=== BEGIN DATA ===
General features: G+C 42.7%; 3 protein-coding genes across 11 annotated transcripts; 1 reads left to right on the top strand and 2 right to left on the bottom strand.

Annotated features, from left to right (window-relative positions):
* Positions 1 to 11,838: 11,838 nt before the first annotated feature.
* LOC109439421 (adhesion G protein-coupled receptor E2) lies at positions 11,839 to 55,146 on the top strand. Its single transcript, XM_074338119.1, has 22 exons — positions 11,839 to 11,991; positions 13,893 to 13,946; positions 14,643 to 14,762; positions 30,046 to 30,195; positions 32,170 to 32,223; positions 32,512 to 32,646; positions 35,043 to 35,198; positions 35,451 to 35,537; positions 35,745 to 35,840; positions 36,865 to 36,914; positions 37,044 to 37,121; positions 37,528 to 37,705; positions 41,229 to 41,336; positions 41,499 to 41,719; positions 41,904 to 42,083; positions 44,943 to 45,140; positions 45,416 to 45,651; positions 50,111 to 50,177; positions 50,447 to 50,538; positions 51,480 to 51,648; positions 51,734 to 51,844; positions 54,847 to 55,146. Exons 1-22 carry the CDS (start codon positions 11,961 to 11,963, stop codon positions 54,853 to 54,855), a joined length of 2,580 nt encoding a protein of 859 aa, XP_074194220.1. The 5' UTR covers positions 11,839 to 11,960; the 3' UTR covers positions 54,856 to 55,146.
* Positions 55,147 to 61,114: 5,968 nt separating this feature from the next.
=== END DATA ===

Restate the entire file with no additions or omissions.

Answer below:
General features: G+C 42.7%; 3 protein-coding genes across 11 annotated transcripts; 1 reads left to right on the top strand and 2 right to left on the bottom strand.

Annotated features, from left to right (window-relative positions):
* Positions 1 to 11,838: 11,838 nt before the first annotated feature.
* LOC109439421 (adhesion G protein-coupled receptor E2) lies at positions 11,839 to 55,146 on the top strand. Its single transcript, XM_074338119.1, has 22 exons — positions 11,839 to 11,991; positions 13,893 to 13,946; positions 14,643 to 14,762; positions 30,046 to 30,195; positions 32,170 to 32,223; positions 32,512 to 32,646; positions 35,043 to 35,198; positions 35,451 to 35,537; positions 35,745 to 35,840; positions 36,865 to 36,914; positions 37,044 to 37,121; positions 37,528 to 37,705; positions 41,229 to 41,336; positions 41,499 to 41,719; positions 41,904 to 42,083; positions 44,943 to 45,140; positions 45,416 to 45,651; positions 50,111 to 50,177; positions 50,447 to 50,538; positions 51,480 to 51,648; positions 51,734 to 51,844; positions 54,847 to 55,146. Exons 1-22 carry the CDS (start codon positions 11,961 to 11,963, stop codon positions 54,853 to 54,855), a joined length of 2,580 nt encoding a protein of 859 aa, XP_074194220.1. The 5' UTR covers positions 11,839 to 11,960; the 3' UTR covers positions 54,856 to 55,146.
* Positions 55,147 to 61,114: 5,968 nt separating this feature from the next.